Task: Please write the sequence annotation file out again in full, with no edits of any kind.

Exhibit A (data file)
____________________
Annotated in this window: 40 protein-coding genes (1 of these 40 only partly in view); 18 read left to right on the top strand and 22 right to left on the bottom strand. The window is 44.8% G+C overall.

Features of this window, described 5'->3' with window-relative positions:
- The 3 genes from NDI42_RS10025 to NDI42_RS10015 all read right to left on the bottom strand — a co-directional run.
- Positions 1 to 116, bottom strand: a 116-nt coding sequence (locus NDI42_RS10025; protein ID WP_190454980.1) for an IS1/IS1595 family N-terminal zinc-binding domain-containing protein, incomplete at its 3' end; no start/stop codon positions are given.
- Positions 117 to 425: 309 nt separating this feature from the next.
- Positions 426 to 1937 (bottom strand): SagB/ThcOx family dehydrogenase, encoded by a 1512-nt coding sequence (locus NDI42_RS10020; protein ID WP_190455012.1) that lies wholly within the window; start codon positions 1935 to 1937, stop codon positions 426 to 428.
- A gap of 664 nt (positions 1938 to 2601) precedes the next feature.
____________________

Annotated in this window: 40 protein-coding genes (1 of these 40 only partly in view); 18 read left to right on the top strand and 22 right to left on the bottom strand. The window is 44.8% G+C overall.

Features of this window, described 5'->3' with window-relative positions:
- The 3 genes from NDI42_RS10025 to NDI42_RS10015 all read right to left on the bottom strand — a co-directional run.
- Positions 1 to 116, bottom strand: a 116-nt coding sequence (locus NDI42_RS10025; protein ID WP_190454980.1) for an IS1/IS1595 family N-terminal zinc-binding domain-containing protein, incomplete at its 3' end; no start/stop codon positions are given.
- Positions 117 to 425: 309 nt separating this feature from the next.
- Positions 426 to 1937 (bottom strand): SagB/ThcOx family dehydrogenase, encoded by a 1512-nt coding sequence (locus NDI42_RS10020; protein ID WP_190455012.1) that lies wholly within the window; start codon positions 1935 to 1937, stop codon positions 426 to 428.
- A gap of 664 nt (positions 1938 to 2601) precedes the next feature.